Winter Weather Advisory: NJ’s first real snow event of the season
UPDATE... This article is outdated...
For the latest winter storm forecast information, please refer to my newest weather blog post.
The Bottom Line
So far, we have called Sunday's impending storm system "snow big deal". And that description still applies, for the vast majority of New Jersey. But to the north, the forecast has trended snowier. (In addition to earlier and heavier.) So it's time to ring some alarm bells for tricky travel for approximately the northern third of the state.
Initial raindrops and snowflakes are starting to arrive as I type. Spotty to scattered stuff at first. Then the "brunt" of the storm will be Sunday afternoon through early evening (2 p.m. to 7 p.m.) Lingering showers will carry through Sunday night, drifting south. Precipitation will not wrap up completely until mid-morning Monday (10 a.m.)
The Snow Zone: Along and North of I-80
This is going to be a "mainly snow" event along the northern edge of New Jersey. It will probably be the first time this season with over 2 inches of accumulation — what I informally call a "snow event".
Initial precipitation arriving Sunday morning will be scattered snow showers. As a heavier band arrives Sunday afternoon — the "brunt" of the storm — snow will likely mix with (or flip to) rain. And then, as temperatures drop again Sunday evening, another period of all (light) snow will carry through Sunday night.
My estimate for total snowfall is 2 to 4 inches, approximately along and north of Interstate 80. Accumulations will be affected by how warm and wet the ground is. So grassy, unpaved, cold surfaces will be the snowiest, as usual. Treated roadways should fare pretty well.
Some models have spit out raw snow totals as high as 9 inches — but that seems bogus. I suppose the potential for over 4 inches exists, if a heavier snow band sets up in just the right spot. (Especially if this turns into an "all snow" event for North Jersey, which is also a possibility.)
The National Weather Service has issued a Winter Weather Advisory for Sussex County from 7 a.m. Sunday to 7 a.m. Monday, and for Passaic County from 10 a.m. Sunday to 7 a.m. Monday. Advisories are issued when wintry weather may cause slippery, challenging travel conditions.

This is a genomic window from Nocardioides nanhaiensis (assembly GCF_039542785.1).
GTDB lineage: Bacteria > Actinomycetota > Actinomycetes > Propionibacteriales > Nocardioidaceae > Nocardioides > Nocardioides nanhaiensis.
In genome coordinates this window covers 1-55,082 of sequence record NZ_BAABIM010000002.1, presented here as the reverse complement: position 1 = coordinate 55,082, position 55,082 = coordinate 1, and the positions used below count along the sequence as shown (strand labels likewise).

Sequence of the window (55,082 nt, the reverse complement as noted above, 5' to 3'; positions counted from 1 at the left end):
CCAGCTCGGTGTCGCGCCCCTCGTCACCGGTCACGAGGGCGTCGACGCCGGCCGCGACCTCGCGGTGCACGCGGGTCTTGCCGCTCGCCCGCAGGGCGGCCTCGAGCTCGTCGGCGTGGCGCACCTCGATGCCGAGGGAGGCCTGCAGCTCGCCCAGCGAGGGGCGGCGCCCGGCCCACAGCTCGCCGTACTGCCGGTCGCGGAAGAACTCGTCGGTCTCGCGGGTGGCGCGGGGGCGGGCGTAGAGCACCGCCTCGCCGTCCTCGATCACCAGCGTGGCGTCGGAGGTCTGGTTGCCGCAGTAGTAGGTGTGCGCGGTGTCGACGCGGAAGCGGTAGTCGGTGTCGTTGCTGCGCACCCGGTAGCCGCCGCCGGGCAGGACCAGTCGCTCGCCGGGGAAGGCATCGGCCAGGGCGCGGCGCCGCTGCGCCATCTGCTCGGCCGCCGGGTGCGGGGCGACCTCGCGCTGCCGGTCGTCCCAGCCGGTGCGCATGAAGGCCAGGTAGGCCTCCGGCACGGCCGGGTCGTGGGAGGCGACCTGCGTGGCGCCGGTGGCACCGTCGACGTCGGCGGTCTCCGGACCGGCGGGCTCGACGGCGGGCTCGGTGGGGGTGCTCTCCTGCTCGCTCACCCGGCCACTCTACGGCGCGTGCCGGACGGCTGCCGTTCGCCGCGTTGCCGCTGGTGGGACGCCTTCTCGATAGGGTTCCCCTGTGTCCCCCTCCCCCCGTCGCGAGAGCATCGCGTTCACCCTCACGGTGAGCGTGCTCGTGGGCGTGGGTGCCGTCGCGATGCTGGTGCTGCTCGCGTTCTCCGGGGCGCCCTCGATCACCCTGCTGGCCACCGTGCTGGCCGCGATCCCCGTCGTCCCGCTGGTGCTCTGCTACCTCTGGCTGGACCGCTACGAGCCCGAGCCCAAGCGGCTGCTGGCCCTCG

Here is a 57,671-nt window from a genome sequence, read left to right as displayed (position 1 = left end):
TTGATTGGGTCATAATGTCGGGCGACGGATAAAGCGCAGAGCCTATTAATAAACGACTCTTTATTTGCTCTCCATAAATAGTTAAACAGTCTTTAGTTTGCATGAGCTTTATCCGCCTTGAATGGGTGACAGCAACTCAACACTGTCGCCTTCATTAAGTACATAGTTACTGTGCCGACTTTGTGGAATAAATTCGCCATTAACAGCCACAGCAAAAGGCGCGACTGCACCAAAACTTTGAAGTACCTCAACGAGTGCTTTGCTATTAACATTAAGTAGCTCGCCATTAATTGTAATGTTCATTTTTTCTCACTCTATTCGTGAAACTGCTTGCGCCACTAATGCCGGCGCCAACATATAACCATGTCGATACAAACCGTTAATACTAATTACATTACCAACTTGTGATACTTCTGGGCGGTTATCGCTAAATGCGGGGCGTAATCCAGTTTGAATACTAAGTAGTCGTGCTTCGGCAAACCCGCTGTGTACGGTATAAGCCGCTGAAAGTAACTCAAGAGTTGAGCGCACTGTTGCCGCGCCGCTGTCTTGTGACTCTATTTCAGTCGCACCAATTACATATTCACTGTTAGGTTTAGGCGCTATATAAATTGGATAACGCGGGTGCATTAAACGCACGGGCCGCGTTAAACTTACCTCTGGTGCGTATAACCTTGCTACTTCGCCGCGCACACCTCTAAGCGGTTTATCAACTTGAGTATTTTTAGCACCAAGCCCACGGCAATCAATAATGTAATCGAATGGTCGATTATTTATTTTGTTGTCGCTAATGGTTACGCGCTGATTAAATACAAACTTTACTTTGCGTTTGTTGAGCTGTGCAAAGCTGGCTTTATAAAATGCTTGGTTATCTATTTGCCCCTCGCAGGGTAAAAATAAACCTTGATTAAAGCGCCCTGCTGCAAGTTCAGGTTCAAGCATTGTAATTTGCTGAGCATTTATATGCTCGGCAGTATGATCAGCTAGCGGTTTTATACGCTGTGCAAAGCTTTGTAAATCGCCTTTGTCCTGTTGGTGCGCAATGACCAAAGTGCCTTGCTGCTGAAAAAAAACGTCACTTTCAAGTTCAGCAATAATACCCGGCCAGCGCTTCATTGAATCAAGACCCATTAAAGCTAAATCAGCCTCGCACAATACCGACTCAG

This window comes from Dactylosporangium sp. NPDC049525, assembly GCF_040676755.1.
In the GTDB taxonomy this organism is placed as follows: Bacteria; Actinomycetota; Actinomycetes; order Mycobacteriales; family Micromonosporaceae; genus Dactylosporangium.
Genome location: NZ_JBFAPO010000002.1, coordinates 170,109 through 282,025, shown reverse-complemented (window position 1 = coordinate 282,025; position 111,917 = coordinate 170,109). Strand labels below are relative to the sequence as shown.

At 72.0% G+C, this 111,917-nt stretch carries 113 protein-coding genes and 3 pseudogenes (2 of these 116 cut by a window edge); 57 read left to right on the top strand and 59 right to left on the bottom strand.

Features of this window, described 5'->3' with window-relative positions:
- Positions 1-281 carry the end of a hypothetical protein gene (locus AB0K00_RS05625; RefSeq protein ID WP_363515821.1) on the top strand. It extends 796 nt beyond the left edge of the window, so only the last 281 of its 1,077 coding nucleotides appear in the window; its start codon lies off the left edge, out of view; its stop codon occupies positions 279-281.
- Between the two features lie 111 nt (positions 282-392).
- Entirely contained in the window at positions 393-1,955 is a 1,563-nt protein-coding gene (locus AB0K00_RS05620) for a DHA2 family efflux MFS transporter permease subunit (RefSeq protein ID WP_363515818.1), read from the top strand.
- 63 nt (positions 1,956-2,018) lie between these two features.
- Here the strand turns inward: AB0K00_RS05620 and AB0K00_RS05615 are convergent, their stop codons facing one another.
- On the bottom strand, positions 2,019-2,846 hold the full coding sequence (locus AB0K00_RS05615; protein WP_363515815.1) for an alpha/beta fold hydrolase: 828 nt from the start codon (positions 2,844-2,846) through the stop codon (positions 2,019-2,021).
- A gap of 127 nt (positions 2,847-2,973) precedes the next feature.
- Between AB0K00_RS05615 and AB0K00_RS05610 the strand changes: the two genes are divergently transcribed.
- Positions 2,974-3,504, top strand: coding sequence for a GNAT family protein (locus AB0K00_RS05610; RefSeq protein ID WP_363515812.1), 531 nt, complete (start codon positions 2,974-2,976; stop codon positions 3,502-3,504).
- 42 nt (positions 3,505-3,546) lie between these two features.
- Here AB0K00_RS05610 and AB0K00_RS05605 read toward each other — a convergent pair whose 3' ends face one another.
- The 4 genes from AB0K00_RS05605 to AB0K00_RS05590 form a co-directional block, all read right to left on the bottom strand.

Mixed Bag: Between I-80 and I-78 Corridors
The most uncertain piece of this forecast puzzle unfortunately falls over the highly populated and heavily traveled "rest of North Jersey".
I am not worried about this section of the state getting "buried" in snow. I do think some snowflakes are likely, especially early and late Sunday. The "brunt" of the storm from Sunday afternoon through early evening looks like just plain rain.
So accumulations will be limited. You may find a healthy coating in spots, especially on grassy, unpaved, colder surfaces. It will be "slushy" rather than "icy," especially given the rain involved in this forecast too.
No advisories or major alarm bells here. Just be aware of changing weather conditions, and be cautious of slippery roads.
Mainly Rain: South of I-78
As of this writing, temperatures across central and southern New Jersey are above freezing. Primarily in the 40s, in fact. Too warm for snow through Sunday morning and afternoon. So expect a wet day, with rainfall totals possibly reaching (or exceeding) a half-inch.
Things could get more interesting Sunday night, as temperatures drop. Model guidance has been very consistent in showing one last band of showers diving south along the Jersey Shore through Monday morning. There is a good chance that will be snow. Or at least wintry mix.
Accumulations? Minimal. Maybe a dusting. But the ground will be insulated by the wetness and warmth of Sunday's weather. Don't expect much, if anything.
Wet roads are not as treacherous as icy or slushy ones. However, there could still be some problems with slipping and sliding, misty conditions, and low visibility through Monday morning's commute.
We are experiencing one more round of minor coastal flooding along the Jersey Shore Sunday morning. (Cresting closer to midday for back bays and tributaries.) A foot of surge may cause some water issues in the "usual" vulnerable spots near tidal waterways.
Following this minor winter storm, we are not expecting any "extreme" cold or "dangerous" wind chills. Having said that, be prepared to bundle up for the foreseeable future. Temperatures are going to be stuck below normal all week — 20s in the morning, barely 40 degrees in the afternoon.
The Next One
Another, more powerful storm system is showing up at the end of the 5 Day Forecast — Thursday into Friday. It's still too early for confident details. (Especially since I like to tackle winter storms one at a time.) But I will give three important bullet points for now:
1.) Snowfall could be significant to the north and west.
2.) Once again, it will not be all snow — rain will be predominant to the south and east.
3.) Both the potential snow and rain look more impactful than the current Sunday-Monday storm.
Bottom line: This is absolutely the next thing to watch. But no need to go crazy just yet. We will keep you posted as the week goes on, with forecast details becoming much clearer by midweek.